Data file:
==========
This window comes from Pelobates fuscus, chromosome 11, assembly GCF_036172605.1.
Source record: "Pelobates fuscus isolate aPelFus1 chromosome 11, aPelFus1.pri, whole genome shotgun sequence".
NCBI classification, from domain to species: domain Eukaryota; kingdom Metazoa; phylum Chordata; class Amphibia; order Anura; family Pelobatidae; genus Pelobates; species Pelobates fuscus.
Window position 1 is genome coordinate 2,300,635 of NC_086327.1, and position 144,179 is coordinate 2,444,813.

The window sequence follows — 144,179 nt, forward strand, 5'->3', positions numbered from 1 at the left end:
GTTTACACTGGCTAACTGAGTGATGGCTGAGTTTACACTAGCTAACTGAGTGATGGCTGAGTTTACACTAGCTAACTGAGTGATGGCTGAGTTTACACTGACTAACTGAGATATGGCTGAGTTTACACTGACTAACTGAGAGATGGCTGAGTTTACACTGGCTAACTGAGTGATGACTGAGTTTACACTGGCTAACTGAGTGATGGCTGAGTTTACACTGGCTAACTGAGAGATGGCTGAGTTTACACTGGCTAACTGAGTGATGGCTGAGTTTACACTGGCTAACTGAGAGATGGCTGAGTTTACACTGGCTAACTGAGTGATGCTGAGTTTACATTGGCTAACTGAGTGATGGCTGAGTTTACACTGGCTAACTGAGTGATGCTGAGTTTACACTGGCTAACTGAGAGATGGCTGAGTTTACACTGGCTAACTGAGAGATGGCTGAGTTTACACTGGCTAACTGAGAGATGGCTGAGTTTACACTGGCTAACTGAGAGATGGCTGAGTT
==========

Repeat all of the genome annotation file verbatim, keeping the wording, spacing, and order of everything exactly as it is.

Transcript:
This window comes from Pelobates fuscus, chromosome 11, assembly GCF_036172605.1.
Source record: "Pelobates fuscus isolate aPelFus1 chromosome 11, aPelFus1.pri, whole genome shotgun sequence".
NCBI classification, from domain to species: domain Eukaryota; kingdom Metazoa; phylum Chordata; class Amphibia; order Anura; family Pelobatidae; genus Pelobates; species Pelobates fuscus.
Window position 1 is genome coordinate 2,300,635 of NC_086327.1, and position 144,179 is coordinate 2,444,813.

The window sequence follows — 144,179 nt, forward strand, 5'->3', positions numbered from 1 at the left end:
GTTTACACTGGCTAACTGAGTGATGGCTGAGTTTACACTAGCTAACTGAGTGATGGCTGAGTTTACACTAGCTAACTGAGTGATGGCTGAGTTTACACTGACTAACTGAGATATGGCTGAGTTTACACTGACTAACTGAGAGATGGCTGAGTTTACACTGGCTAACTGAGTGATGACTGAGTTTACACTGGCTAACTGAGTGATGGCTGAGTTTACACTGGCTAACTGAGAGATGGCTGAGTTTACACTGGCTAACTGAGTGATGGCTGAGTTTACACTGGCTAACTGAGAGATGGCTGAGTTTACACTGGCTAACTGAGTGATGCTGAGTTTACATTGGCTAACTGAGTGATGGCTGAGTTTACACTGGCTAACTGAGTGATGCTGAGTTTACACTGGCTAACTGAGAGATGGCTGAGTTTACACTGGCTAACTGAGAGATGGCTGAGTTTACACTGGCTAACTGAGAGATGGCTGAGTTTACACTGGCTAACTGAGAGATGGCTGAGTT